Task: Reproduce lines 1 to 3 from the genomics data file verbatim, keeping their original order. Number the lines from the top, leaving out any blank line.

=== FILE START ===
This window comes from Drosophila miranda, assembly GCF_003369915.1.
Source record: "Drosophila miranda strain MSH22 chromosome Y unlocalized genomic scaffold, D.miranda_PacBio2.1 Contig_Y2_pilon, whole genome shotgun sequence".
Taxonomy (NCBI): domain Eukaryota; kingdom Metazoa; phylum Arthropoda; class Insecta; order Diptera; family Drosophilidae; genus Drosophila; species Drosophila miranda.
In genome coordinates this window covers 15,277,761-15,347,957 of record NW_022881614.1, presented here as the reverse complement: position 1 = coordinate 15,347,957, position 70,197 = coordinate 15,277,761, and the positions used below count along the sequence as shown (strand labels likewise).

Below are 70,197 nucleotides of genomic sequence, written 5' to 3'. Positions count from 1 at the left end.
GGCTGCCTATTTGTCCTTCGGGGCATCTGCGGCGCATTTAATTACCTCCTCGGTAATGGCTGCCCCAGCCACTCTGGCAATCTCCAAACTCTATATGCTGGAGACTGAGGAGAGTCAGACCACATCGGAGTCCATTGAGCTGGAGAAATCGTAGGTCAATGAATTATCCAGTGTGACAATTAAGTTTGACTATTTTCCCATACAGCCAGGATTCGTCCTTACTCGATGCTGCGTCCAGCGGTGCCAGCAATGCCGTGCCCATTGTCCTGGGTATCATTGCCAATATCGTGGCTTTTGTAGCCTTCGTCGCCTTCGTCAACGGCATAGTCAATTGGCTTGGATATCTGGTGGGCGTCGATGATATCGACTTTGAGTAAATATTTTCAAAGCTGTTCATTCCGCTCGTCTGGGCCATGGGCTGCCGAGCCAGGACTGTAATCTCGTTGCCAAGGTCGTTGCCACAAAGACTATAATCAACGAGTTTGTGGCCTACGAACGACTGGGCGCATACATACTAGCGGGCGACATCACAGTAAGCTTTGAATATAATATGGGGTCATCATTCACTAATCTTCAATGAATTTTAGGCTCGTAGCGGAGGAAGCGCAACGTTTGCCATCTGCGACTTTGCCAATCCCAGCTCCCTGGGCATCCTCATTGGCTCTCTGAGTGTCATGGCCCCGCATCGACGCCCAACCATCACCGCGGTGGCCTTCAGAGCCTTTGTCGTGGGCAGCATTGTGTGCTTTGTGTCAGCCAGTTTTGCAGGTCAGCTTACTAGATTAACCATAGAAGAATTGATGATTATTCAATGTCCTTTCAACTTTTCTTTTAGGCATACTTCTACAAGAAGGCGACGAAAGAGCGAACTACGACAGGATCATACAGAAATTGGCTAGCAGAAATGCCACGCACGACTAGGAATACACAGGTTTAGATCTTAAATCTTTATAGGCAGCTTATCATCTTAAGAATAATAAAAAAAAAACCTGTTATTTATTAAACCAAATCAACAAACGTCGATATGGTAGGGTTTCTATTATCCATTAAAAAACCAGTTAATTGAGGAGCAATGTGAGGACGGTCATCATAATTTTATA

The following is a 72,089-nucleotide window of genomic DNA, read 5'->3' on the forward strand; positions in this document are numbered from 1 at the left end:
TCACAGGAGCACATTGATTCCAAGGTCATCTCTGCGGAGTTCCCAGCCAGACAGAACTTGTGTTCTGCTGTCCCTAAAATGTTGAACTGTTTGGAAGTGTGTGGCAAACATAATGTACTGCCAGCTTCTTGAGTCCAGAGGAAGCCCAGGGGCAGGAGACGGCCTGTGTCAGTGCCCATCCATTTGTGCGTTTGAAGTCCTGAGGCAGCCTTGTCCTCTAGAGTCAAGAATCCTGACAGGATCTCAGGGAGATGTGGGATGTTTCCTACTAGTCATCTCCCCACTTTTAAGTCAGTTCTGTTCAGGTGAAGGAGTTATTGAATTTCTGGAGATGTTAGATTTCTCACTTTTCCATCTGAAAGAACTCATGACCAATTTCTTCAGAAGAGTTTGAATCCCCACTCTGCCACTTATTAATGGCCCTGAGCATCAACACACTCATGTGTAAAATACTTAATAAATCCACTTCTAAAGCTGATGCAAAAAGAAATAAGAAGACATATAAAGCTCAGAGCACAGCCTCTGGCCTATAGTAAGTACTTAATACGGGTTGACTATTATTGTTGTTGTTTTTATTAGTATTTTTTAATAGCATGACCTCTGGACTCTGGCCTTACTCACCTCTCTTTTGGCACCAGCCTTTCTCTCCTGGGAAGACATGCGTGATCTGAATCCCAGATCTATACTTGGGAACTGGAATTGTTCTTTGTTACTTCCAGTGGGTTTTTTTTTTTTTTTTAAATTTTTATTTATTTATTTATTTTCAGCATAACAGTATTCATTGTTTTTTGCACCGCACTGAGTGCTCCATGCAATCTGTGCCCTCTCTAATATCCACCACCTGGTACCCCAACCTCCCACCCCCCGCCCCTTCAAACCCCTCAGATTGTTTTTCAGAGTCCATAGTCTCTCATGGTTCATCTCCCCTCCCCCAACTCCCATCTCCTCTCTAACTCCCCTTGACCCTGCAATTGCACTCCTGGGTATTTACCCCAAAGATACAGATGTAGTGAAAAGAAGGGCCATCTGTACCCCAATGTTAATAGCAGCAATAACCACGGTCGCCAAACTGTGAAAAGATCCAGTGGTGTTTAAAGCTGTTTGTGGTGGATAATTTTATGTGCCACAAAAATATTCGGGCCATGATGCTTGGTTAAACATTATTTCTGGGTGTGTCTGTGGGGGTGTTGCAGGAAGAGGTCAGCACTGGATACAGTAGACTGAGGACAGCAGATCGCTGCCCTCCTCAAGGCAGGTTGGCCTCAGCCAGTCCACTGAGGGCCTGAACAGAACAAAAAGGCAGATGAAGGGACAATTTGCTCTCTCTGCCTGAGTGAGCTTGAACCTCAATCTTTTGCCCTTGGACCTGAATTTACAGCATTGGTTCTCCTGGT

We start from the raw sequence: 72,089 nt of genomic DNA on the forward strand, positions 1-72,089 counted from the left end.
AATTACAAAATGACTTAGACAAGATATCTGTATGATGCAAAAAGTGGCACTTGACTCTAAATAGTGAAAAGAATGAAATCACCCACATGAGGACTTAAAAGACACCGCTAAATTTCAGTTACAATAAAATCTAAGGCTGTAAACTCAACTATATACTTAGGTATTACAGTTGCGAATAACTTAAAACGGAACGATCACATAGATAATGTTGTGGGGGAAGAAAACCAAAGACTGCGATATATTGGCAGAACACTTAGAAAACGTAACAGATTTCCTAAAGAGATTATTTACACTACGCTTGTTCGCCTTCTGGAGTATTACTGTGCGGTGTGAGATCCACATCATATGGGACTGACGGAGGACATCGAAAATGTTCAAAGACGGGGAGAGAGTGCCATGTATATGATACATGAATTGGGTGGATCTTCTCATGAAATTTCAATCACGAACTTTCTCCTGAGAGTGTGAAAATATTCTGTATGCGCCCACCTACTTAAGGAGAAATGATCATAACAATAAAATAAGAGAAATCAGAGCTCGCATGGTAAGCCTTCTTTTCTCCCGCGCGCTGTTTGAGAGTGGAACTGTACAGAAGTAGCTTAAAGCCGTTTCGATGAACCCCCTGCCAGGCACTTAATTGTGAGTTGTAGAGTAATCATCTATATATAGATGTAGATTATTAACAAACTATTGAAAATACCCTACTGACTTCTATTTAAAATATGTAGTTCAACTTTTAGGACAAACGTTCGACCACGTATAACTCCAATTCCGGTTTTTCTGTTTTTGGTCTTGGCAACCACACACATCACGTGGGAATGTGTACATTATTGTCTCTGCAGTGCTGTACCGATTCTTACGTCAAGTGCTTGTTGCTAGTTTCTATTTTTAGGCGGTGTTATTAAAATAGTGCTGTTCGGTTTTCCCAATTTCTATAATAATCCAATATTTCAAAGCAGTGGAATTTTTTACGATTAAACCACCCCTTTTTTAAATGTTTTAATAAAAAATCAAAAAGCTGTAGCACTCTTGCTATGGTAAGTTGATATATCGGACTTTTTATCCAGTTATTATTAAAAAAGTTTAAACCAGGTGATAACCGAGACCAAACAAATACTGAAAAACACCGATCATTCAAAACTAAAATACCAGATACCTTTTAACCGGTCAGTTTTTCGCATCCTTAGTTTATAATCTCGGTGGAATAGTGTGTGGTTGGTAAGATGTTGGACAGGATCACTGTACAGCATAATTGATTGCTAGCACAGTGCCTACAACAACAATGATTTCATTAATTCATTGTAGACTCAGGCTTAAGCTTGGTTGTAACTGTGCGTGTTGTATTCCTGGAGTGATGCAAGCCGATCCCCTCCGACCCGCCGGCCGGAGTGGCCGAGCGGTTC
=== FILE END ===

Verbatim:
This window comes from Drosophila miranda, assembly GCF_003369915.1.
Source record: "Drosophila miranda strain MSH22 chromosome Y unlocalized genomic scaffold, D.miranda_PacBio2.1 Contig_Y2_pilon, whole genome shotgun sequence".
Taxonomy (NCBI): domain Eukaryota; kingdom Metazoa; phylum Arthropoda; class Insecta; order Diptera; family Drosophilidae; genus Drosophila; species Drosophila miranda.